Ford, UAW voice opposition to Trump plan to freeze fuel economy standards

Government officials at the Tuesday hearing included Bill Wehrum of the EPA and Heidi King, deputy administrator of NHTSA. Photo credit: Mike Wayland

DETROIT — Ford Motor Co. and the UAW were among the major automotive organizations to oppose a rollback of national fuel economy standards during a public hearing Tuesday with federal officials.

The automaker and labor union said a proposed freeze of the Obama administration’s 2017-25 fuel economy standards at 2020 levels could be detrimental to the American automotive industry and the environment.

“Let me be clear: We do not support standing still,” said Bob Holycross, Ford global director, Sustainability & Vehicle Environmental Matters, during a joint hearing in Dearborn, Mich., between NHTSA and the EPA. “Clean-car standards should increase year over year, with the inclusion of provisions that promote ongoing investment in technology that will further drive greenhouse-gas reductions.”

Supporters of the Safer Affordable Fuel-Efficient Vehicles Rule have argued the current standards do not address today’s auto market of lower gas prices, shift to utility vehicles and low adoption of alternative vehicles.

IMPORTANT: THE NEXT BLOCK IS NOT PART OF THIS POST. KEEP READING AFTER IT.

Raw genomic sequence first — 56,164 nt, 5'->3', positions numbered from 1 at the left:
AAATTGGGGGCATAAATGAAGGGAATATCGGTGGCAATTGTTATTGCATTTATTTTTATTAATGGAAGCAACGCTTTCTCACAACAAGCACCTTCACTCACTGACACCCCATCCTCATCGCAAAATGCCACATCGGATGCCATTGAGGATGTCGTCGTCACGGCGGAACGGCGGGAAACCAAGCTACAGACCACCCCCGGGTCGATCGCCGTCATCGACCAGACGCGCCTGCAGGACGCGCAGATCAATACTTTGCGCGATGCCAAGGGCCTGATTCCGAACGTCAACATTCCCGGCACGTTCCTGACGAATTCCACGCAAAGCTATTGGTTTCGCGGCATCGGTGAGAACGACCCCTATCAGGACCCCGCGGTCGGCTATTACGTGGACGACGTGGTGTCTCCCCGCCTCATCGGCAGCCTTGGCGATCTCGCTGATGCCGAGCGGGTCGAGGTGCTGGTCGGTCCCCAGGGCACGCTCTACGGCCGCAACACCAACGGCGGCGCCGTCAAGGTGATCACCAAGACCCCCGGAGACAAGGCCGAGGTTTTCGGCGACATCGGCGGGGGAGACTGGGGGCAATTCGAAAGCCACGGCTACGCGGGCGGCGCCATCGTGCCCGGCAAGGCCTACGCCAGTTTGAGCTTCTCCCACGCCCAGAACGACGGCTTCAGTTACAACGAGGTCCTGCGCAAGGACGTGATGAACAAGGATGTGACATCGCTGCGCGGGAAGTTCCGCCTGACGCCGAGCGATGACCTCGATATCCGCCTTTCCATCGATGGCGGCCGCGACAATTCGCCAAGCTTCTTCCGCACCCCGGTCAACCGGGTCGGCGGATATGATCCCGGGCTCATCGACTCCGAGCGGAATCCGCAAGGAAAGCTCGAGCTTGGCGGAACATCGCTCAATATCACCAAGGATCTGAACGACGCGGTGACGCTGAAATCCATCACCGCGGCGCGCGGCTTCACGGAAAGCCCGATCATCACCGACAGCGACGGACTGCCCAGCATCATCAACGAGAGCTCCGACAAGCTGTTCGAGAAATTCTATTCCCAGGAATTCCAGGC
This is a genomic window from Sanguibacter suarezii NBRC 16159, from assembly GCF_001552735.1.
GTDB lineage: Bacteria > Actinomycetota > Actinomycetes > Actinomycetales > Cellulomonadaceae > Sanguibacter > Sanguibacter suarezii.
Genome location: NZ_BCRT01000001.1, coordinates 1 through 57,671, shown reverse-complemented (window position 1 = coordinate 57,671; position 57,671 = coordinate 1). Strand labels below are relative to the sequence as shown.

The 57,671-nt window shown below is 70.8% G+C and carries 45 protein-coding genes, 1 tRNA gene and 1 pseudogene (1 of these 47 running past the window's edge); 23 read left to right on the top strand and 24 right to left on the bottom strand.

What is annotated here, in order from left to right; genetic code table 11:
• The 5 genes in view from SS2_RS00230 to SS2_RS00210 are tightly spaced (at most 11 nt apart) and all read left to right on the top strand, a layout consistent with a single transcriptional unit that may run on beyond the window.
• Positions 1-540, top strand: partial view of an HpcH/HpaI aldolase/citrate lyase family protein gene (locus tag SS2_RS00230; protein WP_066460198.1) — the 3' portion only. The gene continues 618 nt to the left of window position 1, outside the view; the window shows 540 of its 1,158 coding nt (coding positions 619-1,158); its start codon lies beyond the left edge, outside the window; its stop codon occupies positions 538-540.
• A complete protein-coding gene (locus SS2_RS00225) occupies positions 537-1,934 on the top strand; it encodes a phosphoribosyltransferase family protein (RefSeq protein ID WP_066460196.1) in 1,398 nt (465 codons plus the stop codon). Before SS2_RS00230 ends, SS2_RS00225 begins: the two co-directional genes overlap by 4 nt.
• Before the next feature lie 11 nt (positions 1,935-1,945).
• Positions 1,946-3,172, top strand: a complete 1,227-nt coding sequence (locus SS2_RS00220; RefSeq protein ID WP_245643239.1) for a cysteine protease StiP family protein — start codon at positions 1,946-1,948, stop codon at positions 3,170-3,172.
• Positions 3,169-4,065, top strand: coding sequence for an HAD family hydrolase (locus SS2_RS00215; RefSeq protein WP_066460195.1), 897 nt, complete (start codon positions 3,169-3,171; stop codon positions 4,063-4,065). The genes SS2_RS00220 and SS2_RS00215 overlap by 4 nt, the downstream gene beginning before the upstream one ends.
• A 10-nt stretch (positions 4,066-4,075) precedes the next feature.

Holycross and Jennifer Kelly, a research director at the UAW, who called fuel efficiency the “auto industry’s future,” were among the more than 150 people expected to speak at the hearing, which is anticipated to continue until at least 7 p.m.

Stephen Bartoli, Fiat Chrysler Automobiles vice president – global fuel economy and GHG emissions, voiced support for modernizing, not freezing, the standards — similar to comments from General Motors and other industry trade groups.

GM, which is not anticipated to speak at the hearing, is expected to submit written comments on the proposal before an Oct. 26 deadline.

GM CEO Mary Barra has voiced support for “modernizing” the standards.

The EPA and NHTSA last month proposed freezing Obama-era fuel efficiency standards at 2020 levels instead of requiring graduated increases through 2025 for a fleetwide average of about 47 mpg.

Automakers triggered the proposal by asking President Donald Trump to revisit the EPA’s ruling that the standards agreed to by the federal government, the State of California and automakers in 2011 remained achievable.

Automakers consistently have supported one industry standard to assist in commonality across vehicles. They argue there are higher costs trying to sell cars tailored to two different markets.

Other speakers at the hearing included public officials, local and national environmental groups, auto suppliers and academic scholars.

The hearing is one of three scheduled by the EPA and NHTSA this week. The first took place Monday in Fresno, Calif. The third is set for Wednesday in Pittsburgh.

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